Choose a window seat: Protecting yourself from infection on a plane

When a video of supermodel Naomi Campbell cleaning her airplane seat and wearing a mask and gloves was shared online last year, it made the rounds because her behaviour seemed exaggerated. ("Clean everything you touch," Campbell said in the video.)

Major airlines say they clean their planes to varying degrees between flights, and that plane cleanliness is a priority. But some travelers, including apparently Campbell, prefer the comfort of knowing they've also taken measures of their own to sanitise their airplane space.

Naomi Campbell chose a window seat.Credit:Instagram/Naomi Campbell

"Book a window seat, try not to move during the flight, stay hydrated and keep your hands away from your face," said Vicki Stover Hertzberg, a professor of biostatistics and bioinformatics at the Rollins School of Public Health at Emory University and one of the lead researchers on the study. "Be vigilant about your hand hygiene."

Disinfect hard surfaces

When you get to your seat and your hands are clean, use disinfecting wipes to clean the hard surfaces at your seat like the head and arm rest, the seatbelt buckle, the remote, screen, seat back pocket and the tray table. If the seat is hard and non-porous or leather or pleather (artificial leather), you can wipe that down, too. Using wipes on upholstered seats could lead to a wet seat and spreading of germs rather than killing them.

"It's not bad to wipe down the area around you, but it's worth remembering that the coronavirus is not going to jump off the seat and get into your mouth," Milstone said. "People should be more careful of touching something dirty then putting their hands on their faces."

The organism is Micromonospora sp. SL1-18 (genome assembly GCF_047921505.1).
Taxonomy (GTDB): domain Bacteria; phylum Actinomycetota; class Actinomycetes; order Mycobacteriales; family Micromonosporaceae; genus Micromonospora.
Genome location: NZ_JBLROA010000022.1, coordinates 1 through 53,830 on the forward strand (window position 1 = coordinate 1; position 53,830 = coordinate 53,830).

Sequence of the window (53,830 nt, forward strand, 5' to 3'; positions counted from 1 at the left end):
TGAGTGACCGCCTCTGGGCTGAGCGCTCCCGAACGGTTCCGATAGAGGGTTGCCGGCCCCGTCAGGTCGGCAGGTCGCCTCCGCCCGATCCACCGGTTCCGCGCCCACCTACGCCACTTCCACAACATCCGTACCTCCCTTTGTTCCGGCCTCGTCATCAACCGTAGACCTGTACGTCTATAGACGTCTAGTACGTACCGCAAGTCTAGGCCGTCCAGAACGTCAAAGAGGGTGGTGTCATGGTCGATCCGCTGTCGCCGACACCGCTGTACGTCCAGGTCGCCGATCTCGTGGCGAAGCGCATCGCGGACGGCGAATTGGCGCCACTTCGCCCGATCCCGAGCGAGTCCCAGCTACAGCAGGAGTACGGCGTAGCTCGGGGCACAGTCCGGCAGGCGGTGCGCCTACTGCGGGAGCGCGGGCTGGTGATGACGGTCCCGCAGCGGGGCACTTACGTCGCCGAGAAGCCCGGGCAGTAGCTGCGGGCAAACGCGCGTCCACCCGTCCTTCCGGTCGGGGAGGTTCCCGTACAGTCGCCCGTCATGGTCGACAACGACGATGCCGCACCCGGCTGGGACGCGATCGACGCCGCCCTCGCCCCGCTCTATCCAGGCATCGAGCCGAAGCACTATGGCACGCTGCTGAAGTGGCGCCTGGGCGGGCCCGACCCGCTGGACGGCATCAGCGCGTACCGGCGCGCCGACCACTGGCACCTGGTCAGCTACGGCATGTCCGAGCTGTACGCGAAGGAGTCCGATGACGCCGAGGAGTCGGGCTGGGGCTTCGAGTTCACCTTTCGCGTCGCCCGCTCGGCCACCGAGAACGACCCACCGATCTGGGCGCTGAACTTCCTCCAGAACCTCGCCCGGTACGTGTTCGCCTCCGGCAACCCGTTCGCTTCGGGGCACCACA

Disinfecting wipes typically say on the packaging how long a surface needs to stay wet in order for them to work. That time can range from 30 seconds to a few minutes. In order for the wipes to work, you need to follow those time requirements.

Hertzberg added that if there's a touch-screen television, you should use a tissue when touching the screen. Using a paper towel or tissue ensures that there's a barrier between a surface that might have droplets and your hands, which will likely make their way to your face.

"Someone who has been sick and coughing might have touched the door and the faucet, so use wipes in the bathroom, then use paper towels to open the door and to close the faucet, then throw those in the trash on the way out," said Bernard Camins, the medical director for infection prevention at the Mount Sinai Health System.

The New York Times

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